Most jaw and tooth problems that develop with age, such as periodontal disease, tooth loss, are unrelated to osteoporosis or osteoporosis medications. By and large, they derive from local problems, poor dental cleaning, chronic infections, tooth decay, etc. There is, however, a very rare condition that has been associated with some drugs used for osteoporosis, the so-called Medication Related Osteonecrosis of the Jaw (MRONJ), which presents with exposed bone, local infection and pain. This condition is primarily seen in cancer patients receiving high doses of intravenous bisphosphonate medications (10 times higher than doses used in osteoporosis). The majority of these patients also receive chemotherapy or radiation therapy.
The estimated risk of developing MRONJ for patients treated for osteoporosis with two types of medications (bisphosphonates, denosumab) is extremely low, and estimated to be 0.1 to 1 per 100,000 patients[i]. Please, note that MRONJ is not just jaw pain or stiffness, or fracturing teeth, it is exposed bone and infection. Patients are considered to have MRONJ if all of the following characteristics are present:
- Exposed bone that is present for at least eight weeks.
- No history of radiation therapy to the jaws or tumors.
- Current or previous treatment with certain osteoporosis medications.
Routine dental cleanings, fillings, crowns, and root canals can be performed while on osteoporosis medications. If you need to have a tooth extraction or dental implant and have taken an oral bisphosphonate for longer than 4 years, discontinuation of the medication 2-3 months before the procedure should be considered. The drug can be restarted once healing has occurred. Your oral surgeon will be able to determine that. However, if you have taken an oral bisphosphonate for less than 4 years, no delay in procedure is necessary.
First, let us keep in mind that osteoporosis medications have been approved by the FDA because they REDUCE (not increase) fracture risk. Very large clinical trials, involving tens of thousands of patients all over the world have established that osteoporosis medications reduce fracture risk by 20-60% (pdf), depending on the product and patient populations. However, in the past few years there has been increasing concern about a particular type of leg fractures, called Atypical Femoral Fractures (AFF), observed in patients who have taken bisphosphonates or other medications, such as denosumab, for 5 years or longer. These are serious fractures that can occur with no or minimal trauma, and may affect both legs. In most cases, surgery is required. However, the frequency of such fractures is very low; a recent task force put together by the American Society for Bone and Mineral Research calculated that the frequency of AFF in patients taking bisphosphonate is about 3-50 in 100,000 patients[ii].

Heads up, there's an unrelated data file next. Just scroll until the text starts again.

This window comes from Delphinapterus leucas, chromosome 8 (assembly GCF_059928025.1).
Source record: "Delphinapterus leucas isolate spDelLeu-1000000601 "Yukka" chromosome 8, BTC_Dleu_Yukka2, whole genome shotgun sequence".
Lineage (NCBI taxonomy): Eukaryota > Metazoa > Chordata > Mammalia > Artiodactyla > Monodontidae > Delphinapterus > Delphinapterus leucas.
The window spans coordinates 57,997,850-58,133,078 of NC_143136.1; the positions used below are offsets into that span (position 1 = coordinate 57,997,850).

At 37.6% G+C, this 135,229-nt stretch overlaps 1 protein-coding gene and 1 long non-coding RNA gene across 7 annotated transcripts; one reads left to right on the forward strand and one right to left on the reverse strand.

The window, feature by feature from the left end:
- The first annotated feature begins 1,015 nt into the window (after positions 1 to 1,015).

Nonetheless, we should be vigilant for such rare events. Patients with AFF sometimes have reported dull or aching pain in the groin or thigh. However, these symptoms are very common after age 50-60, and most of the times are not caused by an AFF; but, if you have been taking bisphosphonates (alendronate, risedronate, ibandronate, zoledronic acid) or denosumab for longer than 5-6 years and experience unexplained continuous hip pain, contact your health care provider.
We do not yet know why very few patients experience an AFF, but some conditions increase the risk, for example vitamin D deficiency, poorly controlled diabetes, and other rare metabolic bone diseases.
If your physician or health care provider has recommended a medication to decrease your risk of osteoporotic fractures, then you are definitely making the right choice. Every drug we use in medicine has unwanted effects. Even aspirin, if taken inappropriately, can cause damage to the stomach and increase the risk of bleeding. To make a valued decision, it is important to understand and compare the risks you are incurring with the benefits you will receive from taking a medication.
For osteoporosis medications, compare the risks of MRONJ and AFF (50 per 100,000 subjects in the worst scenario), with the risk of suffering a vertebral or hip osteoporotic fracture, which is 40-50 per 100 women and 25 per 100 men over 50! Clearly, the benefits greatly outweigh the potential risks. A recent review of this “risk/benefit” analysis by two leading experts in osteoporosis and published in the authoritative New England Journal of Medicine
concluded that the risk/benefit ratio for osteoporosis medications is very highly favorable; they estimated that by treating 1000 women with osteoporosis for 3 years will prevent 100 vertebral and hip fractures, while causing less than 1 adverse event (MRONJ or AFF)[iii]. In summary, you may be taking your chances with the silent disease, osteoporosis, by choosing not to take a medication that we know will reduce your risk of fracture, if that risk is high.
[i] Khosla et al. Journal of Bone and Mineral Research 22:1479-1491; 2007
[ii] Shane et al. Journal of Bone and Mineral Research 29:1-23; 2014
[iii] Black and Rosen, The New England Journal of Medicine 374:254-262; 2016